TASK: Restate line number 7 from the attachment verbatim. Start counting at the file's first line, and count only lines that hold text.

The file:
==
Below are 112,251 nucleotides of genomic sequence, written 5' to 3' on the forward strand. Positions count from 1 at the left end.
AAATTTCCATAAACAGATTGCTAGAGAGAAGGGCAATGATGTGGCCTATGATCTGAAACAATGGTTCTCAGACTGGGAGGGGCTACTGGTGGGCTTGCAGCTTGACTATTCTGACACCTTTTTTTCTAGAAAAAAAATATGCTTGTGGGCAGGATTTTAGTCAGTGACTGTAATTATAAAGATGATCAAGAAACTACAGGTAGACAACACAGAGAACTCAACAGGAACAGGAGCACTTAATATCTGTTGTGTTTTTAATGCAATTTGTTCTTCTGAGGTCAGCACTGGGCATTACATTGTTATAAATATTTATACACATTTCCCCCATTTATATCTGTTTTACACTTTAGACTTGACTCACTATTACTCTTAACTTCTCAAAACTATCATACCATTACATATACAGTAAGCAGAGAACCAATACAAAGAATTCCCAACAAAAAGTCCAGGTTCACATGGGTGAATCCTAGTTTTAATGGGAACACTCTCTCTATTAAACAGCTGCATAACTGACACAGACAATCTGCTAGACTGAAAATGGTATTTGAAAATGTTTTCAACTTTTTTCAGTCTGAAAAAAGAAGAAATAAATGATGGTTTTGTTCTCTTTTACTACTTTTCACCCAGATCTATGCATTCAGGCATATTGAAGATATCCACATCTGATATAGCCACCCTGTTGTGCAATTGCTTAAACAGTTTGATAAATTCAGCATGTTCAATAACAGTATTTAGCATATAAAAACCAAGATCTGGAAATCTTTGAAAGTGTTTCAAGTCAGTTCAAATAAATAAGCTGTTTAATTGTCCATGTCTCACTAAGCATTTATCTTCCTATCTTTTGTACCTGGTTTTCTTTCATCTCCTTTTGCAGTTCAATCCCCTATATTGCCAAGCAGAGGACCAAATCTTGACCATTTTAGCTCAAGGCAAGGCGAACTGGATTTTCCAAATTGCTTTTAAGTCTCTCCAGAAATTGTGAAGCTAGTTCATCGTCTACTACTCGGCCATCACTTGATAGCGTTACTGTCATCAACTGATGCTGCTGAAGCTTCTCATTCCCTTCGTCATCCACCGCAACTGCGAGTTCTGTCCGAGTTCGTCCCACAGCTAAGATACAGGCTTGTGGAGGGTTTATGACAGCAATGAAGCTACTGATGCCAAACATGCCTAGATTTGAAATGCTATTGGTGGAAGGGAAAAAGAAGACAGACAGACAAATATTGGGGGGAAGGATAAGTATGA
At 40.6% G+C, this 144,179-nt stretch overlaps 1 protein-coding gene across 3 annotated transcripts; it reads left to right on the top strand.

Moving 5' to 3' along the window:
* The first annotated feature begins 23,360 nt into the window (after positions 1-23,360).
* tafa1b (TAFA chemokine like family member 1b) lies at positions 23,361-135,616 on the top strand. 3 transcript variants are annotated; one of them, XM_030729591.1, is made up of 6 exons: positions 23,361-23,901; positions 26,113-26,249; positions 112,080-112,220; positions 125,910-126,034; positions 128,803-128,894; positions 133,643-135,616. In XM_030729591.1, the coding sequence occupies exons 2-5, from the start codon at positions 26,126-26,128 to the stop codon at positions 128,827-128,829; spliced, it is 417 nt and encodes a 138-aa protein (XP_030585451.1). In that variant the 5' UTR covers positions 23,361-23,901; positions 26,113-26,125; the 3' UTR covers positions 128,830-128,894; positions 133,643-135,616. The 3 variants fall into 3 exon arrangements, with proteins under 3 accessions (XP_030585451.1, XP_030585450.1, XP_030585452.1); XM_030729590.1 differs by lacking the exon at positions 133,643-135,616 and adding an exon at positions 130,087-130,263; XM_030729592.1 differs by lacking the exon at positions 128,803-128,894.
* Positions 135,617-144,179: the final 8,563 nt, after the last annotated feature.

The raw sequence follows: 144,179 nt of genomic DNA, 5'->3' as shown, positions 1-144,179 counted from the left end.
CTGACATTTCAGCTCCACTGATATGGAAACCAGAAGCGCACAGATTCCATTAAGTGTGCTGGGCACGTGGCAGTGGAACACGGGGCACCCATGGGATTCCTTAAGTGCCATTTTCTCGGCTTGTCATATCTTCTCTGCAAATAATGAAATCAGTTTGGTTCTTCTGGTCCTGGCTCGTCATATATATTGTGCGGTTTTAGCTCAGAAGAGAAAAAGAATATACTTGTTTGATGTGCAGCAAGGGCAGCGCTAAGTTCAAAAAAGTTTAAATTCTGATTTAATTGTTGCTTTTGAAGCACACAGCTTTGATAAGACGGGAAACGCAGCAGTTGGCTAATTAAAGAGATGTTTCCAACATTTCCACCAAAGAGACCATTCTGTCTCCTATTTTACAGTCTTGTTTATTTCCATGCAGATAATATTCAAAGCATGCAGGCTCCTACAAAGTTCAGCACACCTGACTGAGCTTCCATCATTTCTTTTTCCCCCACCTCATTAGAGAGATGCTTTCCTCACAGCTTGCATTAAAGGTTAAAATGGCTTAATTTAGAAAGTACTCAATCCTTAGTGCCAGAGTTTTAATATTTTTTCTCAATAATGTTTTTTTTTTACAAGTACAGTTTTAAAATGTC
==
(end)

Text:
* Positions 135,617-144,179: the final 8,563 nt, after the last annotated feature.